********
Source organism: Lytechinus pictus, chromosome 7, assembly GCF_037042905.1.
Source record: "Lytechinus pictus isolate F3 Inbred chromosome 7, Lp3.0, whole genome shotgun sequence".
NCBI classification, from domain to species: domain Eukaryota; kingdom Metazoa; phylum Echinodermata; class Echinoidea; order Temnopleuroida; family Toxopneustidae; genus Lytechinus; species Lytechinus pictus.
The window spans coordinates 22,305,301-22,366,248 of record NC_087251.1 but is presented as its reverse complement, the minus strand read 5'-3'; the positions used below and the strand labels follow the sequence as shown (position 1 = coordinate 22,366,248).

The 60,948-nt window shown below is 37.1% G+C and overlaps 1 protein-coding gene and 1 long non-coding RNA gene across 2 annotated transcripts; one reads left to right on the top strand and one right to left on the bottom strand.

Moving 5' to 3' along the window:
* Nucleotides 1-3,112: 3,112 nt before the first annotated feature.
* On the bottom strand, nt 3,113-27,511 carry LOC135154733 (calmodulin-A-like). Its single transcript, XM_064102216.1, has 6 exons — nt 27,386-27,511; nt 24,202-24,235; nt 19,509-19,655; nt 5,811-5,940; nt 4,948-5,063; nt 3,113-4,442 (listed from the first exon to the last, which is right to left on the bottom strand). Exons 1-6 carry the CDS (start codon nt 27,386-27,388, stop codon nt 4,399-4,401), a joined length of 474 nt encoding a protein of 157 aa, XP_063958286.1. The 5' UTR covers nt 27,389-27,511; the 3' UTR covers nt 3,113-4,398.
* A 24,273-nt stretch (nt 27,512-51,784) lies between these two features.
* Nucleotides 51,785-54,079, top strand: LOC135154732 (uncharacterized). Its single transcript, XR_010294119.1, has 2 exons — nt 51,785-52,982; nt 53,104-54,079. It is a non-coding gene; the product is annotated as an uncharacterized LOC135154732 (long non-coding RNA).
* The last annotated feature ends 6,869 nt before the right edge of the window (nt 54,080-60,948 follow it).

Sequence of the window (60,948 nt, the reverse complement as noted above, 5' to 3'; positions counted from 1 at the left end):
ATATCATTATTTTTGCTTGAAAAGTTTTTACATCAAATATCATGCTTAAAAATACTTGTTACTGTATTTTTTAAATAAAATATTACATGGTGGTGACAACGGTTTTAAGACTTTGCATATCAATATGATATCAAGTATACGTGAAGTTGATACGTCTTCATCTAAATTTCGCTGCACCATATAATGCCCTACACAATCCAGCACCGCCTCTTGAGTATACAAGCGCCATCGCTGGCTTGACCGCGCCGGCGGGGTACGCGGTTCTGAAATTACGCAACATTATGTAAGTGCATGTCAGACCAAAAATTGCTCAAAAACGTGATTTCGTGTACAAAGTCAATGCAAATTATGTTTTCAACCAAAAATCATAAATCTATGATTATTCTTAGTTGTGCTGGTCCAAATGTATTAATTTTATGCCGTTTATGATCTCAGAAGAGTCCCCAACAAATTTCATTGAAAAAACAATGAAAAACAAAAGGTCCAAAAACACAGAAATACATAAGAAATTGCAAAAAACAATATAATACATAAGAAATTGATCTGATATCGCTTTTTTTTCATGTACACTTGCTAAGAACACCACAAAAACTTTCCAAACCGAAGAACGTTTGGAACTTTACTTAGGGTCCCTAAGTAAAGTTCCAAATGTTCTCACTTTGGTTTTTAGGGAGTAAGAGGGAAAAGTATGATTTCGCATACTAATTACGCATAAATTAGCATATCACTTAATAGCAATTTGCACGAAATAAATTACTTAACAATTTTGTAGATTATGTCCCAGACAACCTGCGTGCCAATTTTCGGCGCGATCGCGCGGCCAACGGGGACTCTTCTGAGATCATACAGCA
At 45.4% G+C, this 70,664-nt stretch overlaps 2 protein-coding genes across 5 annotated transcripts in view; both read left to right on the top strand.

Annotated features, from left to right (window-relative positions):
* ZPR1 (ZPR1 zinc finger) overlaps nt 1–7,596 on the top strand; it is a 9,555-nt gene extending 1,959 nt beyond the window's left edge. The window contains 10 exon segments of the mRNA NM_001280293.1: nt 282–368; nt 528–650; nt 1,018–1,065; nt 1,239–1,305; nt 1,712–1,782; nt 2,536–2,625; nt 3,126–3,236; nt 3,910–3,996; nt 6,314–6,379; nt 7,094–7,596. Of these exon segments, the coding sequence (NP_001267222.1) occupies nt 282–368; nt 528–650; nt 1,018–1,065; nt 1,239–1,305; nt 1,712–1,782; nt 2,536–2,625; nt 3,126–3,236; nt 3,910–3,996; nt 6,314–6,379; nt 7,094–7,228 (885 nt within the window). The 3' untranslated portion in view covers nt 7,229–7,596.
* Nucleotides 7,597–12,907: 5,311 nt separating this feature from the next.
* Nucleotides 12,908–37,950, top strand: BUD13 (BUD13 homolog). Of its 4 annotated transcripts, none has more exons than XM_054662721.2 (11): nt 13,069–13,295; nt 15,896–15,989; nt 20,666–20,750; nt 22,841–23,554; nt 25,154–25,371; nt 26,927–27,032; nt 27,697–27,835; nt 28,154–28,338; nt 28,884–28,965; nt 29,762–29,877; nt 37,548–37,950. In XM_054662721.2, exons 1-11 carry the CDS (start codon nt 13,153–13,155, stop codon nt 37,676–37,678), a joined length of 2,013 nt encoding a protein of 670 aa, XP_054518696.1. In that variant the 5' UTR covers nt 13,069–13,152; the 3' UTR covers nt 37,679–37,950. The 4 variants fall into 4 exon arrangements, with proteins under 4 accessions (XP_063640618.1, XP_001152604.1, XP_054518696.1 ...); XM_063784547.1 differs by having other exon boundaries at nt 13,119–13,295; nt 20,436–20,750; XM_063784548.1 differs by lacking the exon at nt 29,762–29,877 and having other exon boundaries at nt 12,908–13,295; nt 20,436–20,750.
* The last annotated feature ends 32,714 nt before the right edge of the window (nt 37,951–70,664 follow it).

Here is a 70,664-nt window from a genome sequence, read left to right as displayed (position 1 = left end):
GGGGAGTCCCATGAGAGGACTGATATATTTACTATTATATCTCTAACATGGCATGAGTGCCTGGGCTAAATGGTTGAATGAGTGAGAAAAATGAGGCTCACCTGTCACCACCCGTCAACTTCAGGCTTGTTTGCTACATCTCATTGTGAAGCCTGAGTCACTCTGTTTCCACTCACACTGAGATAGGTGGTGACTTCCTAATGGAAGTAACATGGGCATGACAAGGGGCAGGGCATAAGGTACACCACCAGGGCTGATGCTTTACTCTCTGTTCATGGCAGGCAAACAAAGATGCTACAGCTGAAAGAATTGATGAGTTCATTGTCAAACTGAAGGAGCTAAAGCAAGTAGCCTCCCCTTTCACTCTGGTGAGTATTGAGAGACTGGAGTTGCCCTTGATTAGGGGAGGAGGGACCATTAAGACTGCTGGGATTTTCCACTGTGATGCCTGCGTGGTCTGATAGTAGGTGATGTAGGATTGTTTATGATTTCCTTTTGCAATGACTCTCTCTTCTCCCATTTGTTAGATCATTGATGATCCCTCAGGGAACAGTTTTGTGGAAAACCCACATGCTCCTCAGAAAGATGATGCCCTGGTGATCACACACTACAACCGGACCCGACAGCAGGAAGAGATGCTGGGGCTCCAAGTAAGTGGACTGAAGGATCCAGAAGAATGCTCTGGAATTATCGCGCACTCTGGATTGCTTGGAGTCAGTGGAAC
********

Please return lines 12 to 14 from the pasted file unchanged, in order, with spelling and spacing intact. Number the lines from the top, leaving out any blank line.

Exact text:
Sequence of the window (60,948 nt, the reverse complement as noted above, 5' to 3'; positions counted from 1 at the left end):
ATATCATTATTTTTGCTTGAAAAGTTTTTACATCAAATATCATGCTTAAAAATACTTGTTACTGTATTTTTTAAATAAAATATTACATGGTGGTGACAACGGTTTTAAGACTTTGCATATCAATATGATATCAAGTATACGTGAAGTTGATACGTCTTCATCTAAATTTCGCTGCACCATATAATGCCCTACACAATCCAGCACCGCCTCTTGAGTATACAAGCGCCATCGCTGGCTTGACCGCGCCGGCGGGGTACGCGGTTCTGAAATTACGCAACATTATGTAAGTGCATGTCAGACCAAAAATTGCTCAAAAACGTGATTTCGTGTACAAAGTCAATGCAAATTATGTTTTCAACCAAAAATCATAAATCTATGATTATTCTTAGTTGTGCTGGTCCAAATGTATTAATTTTATGCCGTTTATGATCTCAGAAGAGTCCCCAACAAATTTCATTGAAAAAACAATGAAAAACAAAAGGTCCAAAAACACAGAAATACATAAGAAATTGCAAAAAACAATATAATACATAAGAAATTGATCTGATATCGCTTTTTTTTCATGTACACTTGCTAAGAACACCACAAAAACTTTCCAAACCGAAGAACGTTTGGAACTTTACTTAGGGTCCCTAAGTAAAGTTCCAAATGTTCTCACTTTGGTTTTTAGGGAGTAAGAGGGAAAAGTATGATTTCGCATACTAATTACGCATAAATTAGCATATCACTTAATAGCAATTTGCACGAAATAAATTACTTAACAATTTTGTAGATTATGTCCCAGACAACCTGCGTGCCAATTTTCGGCGCGATCGCGCGGCCAACGGGGACTCTTCTGAGATCATACAGCA
At 45.4% G+C, this 70,664-nt stretch overlaps 2 protein-coding genes across 5 annotated transcripts in view; both read left to right on the top strand.